Earlier this month, I went to DFW Fiber Fest. (Like a gun show, but with yarn.) One of the classes I took was on Dyeing Yarn and Roving, taught by my spinning instructor. We worked in the little convention center's kitchen- it's a water-heavy process. She instructed us to choose three colors from her collection of dyes and illustrated various ways that we could apply them to our fibers.
Those of us who were dyeing roving (unspun wool) had to consider how our combinations would look when spun into single strands and then plied together into yarn. Leef told us about a process that would, if we liked, prevent the 'barber pole' effect of two distinct colors twined together. You divide your fibers into two equal batches, as usual. You spin one as is, preserving your distinct colors. The second you comb, with carders, into one muted color called a 'neutral ground'. When you ply these together, they balance each other- the original colors retain their individuality, which is actually strengthened by being offset by a shade that combines them all.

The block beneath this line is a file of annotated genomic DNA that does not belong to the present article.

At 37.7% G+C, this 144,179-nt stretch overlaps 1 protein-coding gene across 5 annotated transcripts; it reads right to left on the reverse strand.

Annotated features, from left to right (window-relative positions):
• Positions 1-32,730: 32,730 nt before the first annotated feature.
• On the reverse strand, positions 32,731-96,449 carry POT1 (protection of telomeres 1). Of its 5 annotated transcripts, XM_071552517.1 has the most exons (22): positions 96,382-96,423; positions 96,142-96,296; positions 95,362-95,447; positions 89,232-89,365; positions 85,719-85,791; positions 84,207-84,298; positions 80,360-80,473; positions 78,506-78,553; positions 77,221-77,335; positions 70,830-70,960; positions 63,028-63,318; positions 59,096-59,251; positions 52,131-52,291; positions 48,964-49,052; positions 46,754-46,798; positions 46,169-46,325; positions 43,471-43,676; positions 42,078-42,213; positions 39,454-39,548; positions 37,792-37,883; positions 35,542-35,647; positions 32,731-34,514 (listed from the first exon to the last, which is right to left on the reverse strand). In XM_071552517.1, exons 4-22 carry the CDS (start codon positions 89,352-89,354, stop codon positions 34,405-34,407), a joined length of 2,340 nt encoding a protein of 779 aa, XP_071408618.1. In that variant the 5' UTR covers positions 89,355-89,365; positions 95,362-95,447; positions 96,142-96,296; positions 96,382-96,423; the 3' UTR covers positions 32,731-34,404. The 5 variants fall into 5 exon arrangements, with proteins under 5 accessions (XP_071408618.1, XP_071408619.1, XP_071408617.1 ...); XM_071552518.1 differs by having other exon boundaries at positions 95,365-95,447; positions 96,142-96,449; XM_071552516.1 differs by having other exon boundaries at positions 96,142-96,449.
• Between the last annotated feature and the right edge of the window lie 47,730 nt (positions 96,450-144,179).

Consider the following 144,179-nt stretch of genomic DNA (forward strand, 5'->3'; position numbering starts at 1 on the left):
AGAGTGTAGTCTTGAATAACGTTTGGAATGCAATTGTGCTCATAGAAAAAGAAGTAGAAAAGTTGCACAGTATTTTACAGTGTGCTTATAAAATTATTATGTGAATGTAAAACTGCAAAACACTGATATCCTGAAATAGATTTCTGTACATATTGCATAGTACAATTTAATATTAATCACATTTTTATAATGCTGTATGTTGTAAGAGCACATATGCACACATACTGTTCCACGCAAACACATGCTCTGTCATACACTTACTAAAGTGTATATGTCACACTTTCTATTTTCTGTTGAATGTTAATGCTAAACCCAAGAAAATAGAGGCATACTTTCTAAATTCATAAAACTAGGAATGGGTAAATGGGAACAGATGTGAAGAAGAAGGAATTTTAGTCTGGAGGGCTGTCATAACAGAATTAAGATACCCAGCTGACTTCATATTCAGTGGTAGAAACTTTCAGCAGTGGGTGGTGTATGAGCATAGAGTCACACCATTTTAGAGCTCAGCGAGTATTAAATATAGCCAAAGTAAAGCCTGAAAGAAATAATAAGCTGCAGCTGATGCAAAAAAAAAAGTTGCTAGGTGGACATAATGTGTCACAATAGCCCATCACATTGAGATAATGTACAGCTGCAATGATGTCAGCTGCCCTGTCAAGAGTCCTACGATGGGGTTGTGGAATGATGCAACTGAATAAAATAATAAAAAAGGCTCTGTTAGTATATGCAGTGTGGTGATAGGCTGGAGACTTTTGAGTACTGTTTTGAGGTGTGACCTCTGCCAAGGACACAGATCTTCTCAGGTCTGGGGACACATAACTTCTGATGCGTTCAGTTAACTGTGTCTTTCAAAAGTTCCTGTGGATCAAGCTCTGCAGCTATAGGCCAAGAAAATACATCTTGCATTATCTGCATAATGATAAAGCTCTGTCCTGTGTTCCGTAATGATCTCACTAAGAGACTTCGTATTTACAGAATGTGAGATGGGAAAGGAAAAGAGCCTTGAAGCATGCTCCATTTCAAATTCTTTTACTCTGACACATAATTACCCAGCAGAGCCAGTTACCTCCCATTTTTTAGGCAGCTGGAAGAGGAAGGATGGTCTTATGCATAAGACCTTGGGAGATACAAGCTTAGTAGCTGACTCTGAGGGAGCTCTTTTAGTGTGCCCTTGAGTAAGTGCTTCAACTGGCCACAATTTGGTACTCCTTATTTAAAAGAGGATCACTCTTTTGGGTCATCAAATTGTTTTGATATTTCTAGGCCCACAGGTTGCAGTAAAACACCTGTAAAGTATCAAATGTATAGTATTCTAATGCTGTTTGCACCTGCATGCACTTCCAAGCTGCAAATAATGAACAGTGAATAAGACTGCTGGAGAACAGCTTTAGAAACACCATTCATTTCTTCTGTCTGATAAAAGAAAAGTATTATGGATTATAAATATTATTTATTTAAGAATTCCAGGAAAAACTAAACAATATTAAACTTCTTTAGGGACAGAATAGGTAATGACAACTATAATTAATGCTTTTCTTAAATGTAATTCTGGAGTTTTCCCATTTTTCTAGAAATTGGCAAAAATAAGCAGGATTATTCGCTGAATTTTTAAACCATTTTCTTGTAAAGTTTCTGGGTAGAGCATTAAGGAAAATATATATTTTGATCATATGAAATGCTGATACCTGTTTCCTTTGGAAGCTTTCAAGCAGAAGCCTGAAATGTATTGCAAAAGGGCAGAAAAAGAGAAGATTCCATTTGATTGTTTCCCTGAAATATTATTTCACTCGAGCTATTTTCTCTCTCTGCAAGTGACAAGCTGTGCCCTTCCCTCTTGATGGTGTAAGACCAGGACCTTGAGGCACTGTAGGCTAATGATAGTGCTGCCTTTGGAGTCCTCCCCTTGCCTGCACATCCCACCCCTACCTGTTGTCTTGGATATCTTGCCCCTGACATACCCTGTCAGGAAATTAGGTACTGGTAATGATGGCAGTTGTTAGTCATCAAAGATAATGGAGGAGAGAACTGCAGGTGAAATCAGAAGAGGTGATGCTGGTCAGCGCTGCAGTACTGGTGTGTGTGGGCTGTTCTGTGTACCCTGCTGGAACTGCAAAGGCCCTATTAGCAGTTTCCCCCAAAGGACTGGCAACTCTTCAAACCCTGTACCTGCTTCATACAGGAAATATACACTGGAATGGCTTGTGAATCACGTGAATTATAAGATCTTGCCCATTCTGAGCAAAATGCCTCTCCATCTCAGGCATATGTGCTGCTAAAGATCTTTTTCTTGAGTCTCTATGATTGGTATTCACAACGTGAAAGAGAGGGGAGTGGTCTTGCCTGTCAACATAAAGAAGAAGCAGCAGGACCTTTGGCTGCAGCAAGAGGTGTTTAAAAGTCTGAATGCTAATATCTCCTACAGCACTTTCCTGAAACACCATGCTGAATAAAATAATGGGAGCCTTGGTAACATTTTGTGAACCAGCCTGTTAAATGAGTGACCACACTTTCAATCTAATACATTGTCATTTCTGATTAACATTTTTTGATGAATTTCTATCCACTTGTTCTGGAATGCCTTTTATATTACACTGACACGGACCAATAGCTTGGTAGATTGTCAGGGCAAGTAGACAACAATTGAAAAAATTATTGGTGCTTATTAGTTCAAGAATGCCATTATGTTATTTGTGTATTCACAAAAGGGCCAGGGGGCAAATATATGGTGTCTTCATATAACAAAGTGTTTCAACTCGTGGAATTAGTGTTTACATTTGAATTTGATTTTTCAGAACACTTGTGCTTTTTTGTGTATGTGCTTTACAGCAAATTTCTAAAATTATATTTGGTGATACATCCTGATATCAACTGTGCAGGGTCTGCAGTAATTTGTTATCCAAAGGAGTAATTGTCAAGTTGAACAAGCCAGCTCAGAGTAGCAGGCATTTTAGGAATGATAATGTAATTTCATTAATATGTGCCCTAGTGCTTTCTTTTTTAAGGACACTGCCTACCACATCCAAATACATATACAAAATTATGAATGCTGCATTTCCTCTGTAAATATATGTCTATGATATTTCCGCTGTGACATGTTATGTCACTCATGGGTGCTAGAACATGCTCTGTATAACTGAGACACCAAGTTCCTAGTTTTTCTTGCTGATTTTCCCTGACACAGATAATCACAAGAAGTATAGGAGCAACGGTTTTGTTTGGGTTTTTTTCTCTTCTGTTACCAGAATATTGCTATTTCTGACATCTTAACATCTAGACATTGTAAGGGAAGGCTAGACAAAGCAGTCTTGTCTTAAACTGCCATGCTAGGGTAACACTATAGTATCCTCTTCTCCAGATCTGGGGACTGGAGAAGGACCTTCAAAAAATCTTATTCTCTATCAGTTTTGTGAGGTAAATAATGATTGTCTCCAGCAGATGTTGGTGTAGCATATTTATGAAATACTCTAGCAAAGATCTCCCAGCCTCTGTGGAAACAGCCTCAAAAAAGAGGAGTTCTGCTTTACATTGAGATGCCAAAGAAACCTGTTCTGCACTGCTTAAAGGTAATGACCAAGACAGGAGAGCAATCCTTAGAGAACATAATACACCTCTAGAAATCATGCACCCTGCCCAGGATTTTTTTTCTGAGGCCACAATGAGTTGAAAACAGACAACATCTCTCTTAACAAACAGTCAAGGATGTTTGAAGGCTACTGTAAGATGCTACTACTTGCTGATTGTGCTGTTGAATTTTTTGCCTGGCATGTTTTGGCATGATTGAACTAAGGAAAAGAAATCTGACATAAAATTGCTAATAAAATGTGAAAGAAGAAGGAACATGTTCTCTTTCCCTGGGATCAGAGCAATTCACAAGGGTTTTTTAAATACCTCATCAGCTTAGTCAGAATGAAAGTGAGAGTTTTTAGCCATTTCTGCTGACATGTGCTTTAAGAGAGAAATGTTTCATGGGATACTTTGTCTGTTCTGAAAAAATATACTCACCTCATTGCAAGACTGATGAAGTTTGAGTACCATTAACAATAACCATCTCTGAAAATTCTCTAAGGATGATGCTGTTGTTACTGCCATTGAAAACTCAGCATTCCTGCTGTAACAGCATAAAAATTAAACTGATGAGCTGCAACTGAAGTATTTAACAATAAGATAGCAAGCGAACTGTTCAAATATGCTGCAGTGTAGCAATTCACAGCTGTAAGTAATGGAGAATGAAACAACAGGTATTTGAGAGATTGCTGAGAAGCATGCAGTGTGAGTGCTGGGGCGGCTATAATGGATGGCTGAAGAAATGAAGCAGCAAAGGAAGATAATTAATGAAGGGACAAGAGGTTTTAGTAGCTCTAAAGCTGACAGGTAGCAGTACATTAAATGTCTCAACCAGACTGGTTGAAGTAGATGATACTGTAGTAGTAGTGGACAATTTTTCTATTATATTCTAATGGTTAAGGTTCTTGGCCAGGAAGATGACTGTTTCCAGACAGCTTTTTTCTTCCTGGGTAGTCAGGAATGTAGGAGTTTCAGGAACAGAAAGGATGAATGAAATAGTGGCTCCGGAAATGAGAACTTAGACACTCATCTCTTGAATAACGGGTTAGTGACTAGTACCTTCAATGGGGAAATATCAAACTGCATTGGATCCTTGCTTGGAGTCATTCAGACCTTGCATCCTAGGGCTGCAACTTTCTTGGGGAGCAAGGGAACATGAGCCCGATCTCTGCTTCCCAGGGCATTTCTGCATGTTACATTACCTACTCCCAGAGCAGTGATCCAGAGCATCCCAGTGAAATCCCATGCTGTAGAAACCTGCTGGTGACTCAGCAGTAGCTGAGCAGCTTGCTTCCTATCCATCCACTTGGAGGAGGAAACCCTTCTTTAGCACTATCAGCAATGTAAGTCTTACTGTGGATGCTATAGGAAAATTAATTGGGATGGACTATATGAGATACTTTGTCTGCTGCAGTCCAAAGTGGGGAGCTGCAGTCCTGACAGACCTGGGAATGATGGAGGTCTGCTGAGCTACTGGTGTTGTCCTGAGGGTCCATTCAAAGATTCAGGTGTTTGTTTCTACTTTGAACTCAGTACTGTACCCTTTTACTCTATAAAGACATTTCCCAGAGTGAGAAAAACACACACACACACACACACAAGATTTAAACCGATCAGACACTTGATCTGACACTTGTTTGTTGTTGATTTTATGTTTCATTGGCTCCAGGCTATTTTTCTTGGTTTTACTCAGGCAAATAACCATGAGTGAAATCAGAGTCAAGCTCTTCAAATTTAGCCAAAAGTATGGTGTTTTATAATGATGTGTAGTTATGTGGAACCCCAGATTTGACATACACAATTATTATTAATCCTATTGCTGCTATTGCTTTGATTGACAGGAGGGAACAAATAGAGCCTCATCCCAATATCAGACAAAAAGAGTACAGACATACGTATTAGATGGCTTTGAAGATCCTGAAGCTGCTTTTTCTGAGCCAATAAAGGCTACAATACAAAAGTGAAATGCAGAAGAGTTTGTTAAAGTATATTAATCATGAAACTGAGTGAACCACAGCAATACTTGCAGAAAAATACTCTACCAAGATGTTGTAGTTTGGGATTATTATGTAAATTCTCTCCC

I think, here in America, we have lost our 'neutral ground'. The commonality of our culture has been splintered into so many warring social, ethnic, racial, religious and even economic factions that there's not a lot holding us together. Now, this is not to say that there's ever been a time when things were perfect- we are a nation of fallen human beings- but we had a vision that actually worked. But the bases of our 'neutral ground'- the ideas of the Founding Fathers, a shared and common Judeo-Christian morality and a unique American consensus of who we were existed to ground our individualities and allow them to flourish.